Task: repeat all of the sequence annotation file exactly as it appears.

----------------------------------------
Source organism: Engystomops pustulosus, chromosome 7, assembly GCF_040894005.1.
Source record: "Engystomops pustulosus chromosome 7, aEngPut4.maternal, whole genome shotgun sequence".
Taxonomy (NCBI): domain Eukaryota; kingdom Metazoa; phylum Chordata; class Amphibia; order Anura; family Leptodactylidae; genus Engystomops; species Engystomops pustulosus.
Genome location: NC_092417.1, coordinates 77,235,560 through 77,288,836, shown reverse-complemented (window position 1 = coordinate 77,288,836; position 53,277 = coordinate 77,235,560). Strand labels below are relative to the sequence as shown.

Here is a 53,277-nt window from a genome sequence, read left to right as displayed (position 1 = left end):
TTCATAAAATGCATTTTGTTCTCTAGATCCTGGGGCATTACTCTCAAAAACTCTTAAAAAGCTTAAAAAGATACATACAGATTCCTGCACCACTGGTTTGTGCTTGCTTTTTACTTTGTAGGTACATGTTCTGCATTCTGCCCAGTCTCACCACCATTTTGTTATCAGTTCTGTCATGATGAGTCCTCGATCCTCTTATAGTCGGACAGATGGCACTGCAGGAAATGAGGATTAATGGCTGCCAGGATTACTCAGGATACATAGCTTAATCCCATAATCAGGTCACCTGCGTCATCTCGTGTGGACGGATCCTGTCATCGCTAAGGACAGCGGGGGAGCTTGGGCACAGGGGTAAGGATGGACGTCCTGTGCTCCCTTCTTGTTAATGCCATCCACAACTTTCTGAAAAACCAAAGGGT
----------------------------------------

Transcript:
Source organism: Engystomops pustulosus, chromosome 7, assembly GCF_040894005.1.
Source record: "Engystomops pustulosus chromosome 7, aEngPut4.maternal, whole genome shotgun sequence".
Taxonomy (NCBI): domain Eukaryota; kingdom Metazoa; phylum Chordata; class Amphibia; order Anura; family Leptodactylidae; genus Engystomops; species Engystomops pustulosus.
Genome location: NC_092417.1, coordinates 77,235,560 through 77,288,836, shown reverse-complemented (window position 1 = coordinate 77,288,836; position 53,277 = coordinate 77,235,560). Strand labels below are relative to the sequence as shown.

Here is a 53,277-nt window from a genome sequence, read left to right as displayed (position 1 = left end):
TTCATAAAATGCATTTTGTTCTCTAGATCCTGGGGCATTACTCTCAAAAACTCTTAAAAAGCTTAAAAAGATACATACAGATTCCTGCACCACTGGTTTGTGCTTGCTTTTTACTTTGTAGGTACATGTTCTGCATTCTGCCCAGTCTCACCACCATTTTGTTATCAGTTCTGTCATGATGAGTCCTCGATCCTCTTATAGTCGGACAGATGGCACTGCAGGAAATGAGGATTAATGGCTGCCAGGATTACTCAGGATACATAGCTTAATCCCATAATCAGGTCACCTGCGTCATCTCGTGTGGACGGATCCTGTCATCGCTAAGGACAGCGGGGGAGCTTGGGCACAGGGGTAAGGATGGACGTCCTGTGCTCCCTTCTTGTTAATGCCATCCACAACTTTCTGAAAAACCAAAGGGT